Throughout my life, I’ve gained quite some tolerance. I gained a tolerance for poor outcomes. I gained a tolerance for poor behaviour. I opted out of self-respect to keep this tolerance steady. It was always a strength in my eyes. I was capable of dealing with a lot more than other people could.
I had this superpower that was conveniently activated at all times, ready to take on the next bad thing. I think part of this came from the universal female desire and need to help people. So not only was I able to tolerate these circumstances, I was going to change them. Not only would I deal with poor behaviour, I was going to fix it.
I believe that everyone is inherently good, but some just allow their egos to take over their souls more-so than others. But they shouldn’t worry at all because I will help them change. Or perhaps it would be easier if I just changed them myself. People don’t exactly like putting in the work so I can do it for them. It’s fine. I’m fine. They’re fine. EVERYTHING IS FINE.
As we all probably know, we can’t change people and we don’t have the authority to dictate what anyone’s journey looks like, including our own. And after every conspicuous failed attempt, I started to become the problem.
When you only look at things for what they can be, rather than what they are right now, they begin to lose their value and you begin to lose your trust.
I dated men who had the potential of being better and kinder. They had the potential of loving me. I say ‘dated’ loosely because often times, we were never “officially” dating (whatever that means), but we totally had the potential to. I made friends with people who had the potential of accepting me into their lives. I obsessed over what could come from these people and these circumstances instead of first accepting who and what they were already.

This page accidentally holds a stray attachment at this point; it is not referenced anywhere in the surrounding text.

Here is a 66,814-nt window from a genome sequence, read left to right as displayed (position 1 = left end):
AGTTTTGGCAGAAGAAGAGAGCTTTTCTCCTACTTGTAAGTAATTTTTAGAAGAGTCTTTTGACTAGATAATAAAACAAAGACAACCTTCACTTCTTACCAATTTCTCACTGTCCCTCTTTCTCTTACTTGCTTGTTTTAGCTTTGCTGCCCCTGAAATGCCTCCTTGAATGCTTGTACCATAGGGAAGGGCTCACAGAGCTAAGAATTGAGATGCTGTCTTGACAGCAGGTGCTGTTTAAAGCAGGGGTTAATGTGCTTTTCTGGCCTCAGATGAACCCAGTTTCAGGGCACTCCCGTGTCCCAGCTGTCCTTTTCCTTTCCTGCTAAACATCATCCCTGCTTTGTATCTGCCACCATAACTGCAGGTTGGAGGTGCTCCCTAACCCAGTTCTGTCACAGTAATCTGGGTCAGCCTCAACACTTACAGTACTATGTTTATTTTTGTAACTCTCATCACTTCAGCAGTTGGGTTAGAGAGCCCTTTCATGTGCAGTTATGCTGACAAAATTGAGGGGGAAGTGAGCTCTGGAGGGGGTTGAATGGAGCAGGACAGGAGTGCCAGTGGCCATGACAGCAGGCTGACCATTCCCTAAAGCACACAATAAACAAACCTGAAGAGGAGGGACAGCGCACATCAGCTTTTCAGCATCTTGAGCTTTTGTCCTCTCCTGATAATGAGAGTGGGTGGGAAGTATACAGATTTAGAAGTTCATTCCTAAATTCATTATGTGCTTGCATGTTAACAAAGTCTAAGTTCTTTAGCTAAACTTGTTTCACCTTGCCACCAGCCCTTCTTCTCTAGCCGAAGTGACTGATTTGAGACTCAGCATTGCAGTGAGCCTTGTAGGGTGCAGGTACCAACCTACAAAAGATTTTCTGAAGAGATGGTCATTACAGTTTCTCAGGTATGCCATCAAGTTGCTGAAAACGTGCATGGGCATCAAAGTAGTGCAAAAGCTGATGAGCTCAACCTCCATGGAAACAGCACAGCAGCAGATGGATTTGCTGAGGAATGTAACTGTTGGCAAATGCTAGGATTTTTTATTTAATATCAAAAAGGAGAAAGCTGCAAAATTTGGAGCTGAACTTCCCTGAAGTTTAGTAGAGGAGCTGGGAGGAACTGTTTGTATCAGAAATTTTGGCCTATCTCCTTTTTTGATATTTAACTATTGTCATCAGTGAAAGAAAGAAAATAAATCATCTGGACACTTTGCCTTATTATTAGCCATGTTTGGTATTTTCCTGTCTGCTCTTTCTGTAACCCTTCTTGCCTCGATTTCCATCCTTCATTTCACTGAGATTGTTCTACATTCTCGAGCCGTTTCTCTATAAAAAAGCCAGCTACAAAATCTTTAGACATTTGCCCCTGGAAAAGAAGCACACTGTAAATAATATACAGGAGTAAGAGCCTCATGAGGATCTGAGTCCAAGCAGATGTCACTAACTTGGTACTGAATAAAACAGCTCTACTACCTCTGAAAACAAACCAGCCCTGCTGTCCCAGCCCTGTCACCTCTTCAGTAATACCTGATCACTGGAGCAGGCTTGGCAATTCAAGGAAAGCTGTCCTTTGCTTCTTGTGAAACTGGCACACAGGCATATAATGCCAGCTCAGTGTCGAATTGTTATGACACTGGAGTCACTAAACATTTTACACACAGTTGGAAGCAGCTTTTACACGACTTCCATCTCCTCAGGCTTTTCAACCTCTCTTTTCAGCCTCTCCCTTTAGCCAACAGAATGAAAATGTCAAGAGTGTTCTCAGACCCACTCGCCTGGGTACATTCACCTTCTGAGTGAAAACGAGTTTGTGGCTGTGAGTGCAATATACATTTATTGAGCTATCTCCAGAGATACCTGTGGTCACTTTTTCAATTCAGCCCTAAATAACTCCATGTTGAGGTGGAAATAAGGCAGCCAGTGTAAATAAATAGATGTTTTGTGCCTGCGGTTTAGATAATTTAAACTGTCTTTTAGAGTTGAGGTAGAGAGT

I fell in love with the idea of life rather than the reality of it.
What happened when I kept failing at changing things and people is I began to change myself. I adjusted myself to fit what they needed because that was something I actually had control over. And so when those people left my life and circumstances changed into something I could have never seen coming, I began to lose myself. With the adjustments I had made, I came out of these relationships and life events without any clarity of who I actually was.
I learned that my tolerance was not a virtue, rather it was a waiting game. As I continued to hope for people to change, I kept changing myself until I completely lost my own authenticity.
What I’m trying to learn now is how to be patient. How to have patience with people, patience within myself, and patience towards life’s unfolding. Along with patience comes trust. Trust for what already is and what is to come. Rather than trying to shift and change and gain some sense of control over my own life, what if I were to just be? What if I were to just allow things and people to be? What if that’s how patience is accrued and what if that’s exactly how life wants to unravel?
I don’t mean patience with people who are treating you poorly or allowing circumstances that you can get out of to continue hurting you. I mean patience in the timing of things. Patience in accepting who people are now at this very moment is exactly who they need to be. This doesn’t necessarily mean they need to be in your life, but they need to be that person for their own journey.
Instead of surrounding myself with the potential of goodness, I try to look at who and what things are in the present and how well they compliment my intentions, my happiness, and well-being. This often doesn’t leave you with very much, but what it does leave you with is the truth. And an honest life is far better than one that is pretending to be.